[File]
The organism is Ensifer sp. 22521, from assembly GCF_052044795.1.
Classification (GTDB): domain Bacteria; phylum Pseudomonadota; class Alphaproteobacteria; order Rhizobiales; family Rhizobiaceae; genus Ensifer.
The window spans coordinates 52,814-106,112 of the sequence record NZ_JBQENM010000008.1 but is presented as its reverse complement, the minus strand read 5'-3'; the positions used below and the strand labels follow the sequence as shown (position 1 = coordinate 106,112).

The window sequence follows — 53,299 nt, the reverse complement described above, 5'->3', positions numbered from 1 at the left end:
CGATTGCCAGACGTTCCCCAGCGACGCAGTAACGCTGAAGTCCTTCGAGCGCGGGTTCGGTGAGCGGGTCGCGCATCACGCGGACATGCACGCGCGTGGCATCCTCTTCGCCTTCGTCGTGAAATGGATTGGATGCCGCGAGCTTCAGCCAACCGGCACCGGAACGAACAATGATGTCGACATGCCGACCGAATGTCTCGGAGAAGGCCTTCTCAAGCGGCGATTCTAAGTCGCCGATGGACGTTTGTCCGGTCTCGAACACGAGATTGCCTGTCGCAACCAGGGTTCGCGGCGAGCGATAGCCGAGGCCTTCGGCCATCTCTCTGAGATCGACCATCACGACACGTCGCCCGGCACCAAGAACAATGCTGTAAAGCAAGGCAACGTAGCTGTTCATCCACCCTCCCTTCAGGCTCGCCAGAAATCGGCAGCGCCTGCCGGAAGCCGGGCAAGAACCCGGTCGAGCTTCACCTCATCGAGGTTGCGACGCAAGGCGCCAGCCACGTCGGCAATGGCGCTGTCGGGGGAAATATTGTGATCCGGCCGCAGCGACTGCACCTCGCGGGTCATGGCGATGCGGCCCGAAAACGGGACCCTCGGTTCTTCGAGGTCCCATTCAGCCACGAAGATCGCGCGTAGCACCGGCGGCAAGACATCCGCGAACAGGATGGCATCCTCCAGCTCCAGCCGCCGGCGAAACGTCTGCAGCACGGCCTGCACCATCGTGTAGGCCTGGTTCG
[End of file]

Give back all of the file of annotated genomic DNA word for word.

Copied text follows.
The organism is Ensifer sp. 22521, from assembly GCF_052044795.1.
Classification (GTDB): domain Bacteria; phylum Pseudomonadota; class Alphaproteobacteria; order Rhizobiales; family Rhizobiaceae; genus Ensifer.
The window spans coordinates 52,814-106,112 of the sequence record NZ_JBQENM010000008.1 but is presented as its reverse complement, the minus strand read 5'-3'; the positions used below and the strand labels follow the sequence as shown (position 1 = coordinate 106,112).

The window sequence follows — 53,299 nt, the reverse complement described above, 5'->3', positions numbered from 1 at the left end:
CGATTGCCAGACGTTCCCCAGCGACGCAGTAACGCTGAAGTCCTTCGAGCGCGGGTTCGGTGAGCGGGTCGCGCATCACGCGGACATGCACGCGCGTGGCATCCTCTTCGCCTTCGTCGTGAAATGGATTGGATGCCGCGAGCTTCAGCCAACCGGCACCGGAACGAACAATGATGTCGACATGCCGACCGAATGTCTCGGAGAAGGCCTTCTCAAGCGGCGATTCTAAGTCGCCGATGGACGTTTGTCCGGTCTCGAACACGAGATTGCCTGTCGCAACCAGGGTTCGCGGCGAGCGATAGCCGAGGCCTTCGGCCATCTCTCTGAGATCGACCATCACGACACGTCGCCCGGCACCAAGAACAATGCTGTAAAGCAAGGCAACGTAGCTGTTCATCCACCCTCCCTTCAGGCTCGCCAGAAATCGGCAGCGCCTGCCGGAAGCCGGGCAAGAACCCGGTCGAGCTTCACCTCATCGAGGTTGCGACGCAAGGCGCCAGCCACGTCGGCAATGGCGCTGTCGGGGGAAATATTGTGATCCGGCCGCAGCGACTGCACCTCGCGGGTCATGGCGATGCGGCCCGAAAACGGGACCCTCGGTTCTTCGAGGTCCCATTCAGCCACGAAGATCGCGCGTAGCACCGGCGGCAAGACATCCGCGAACAGGATGGCATCCTCCAGCTCCAGCCGCCGGCGAAACGTCTGCAGCACGGCCTGCACCATCGTGTAGGCCTGGTTCG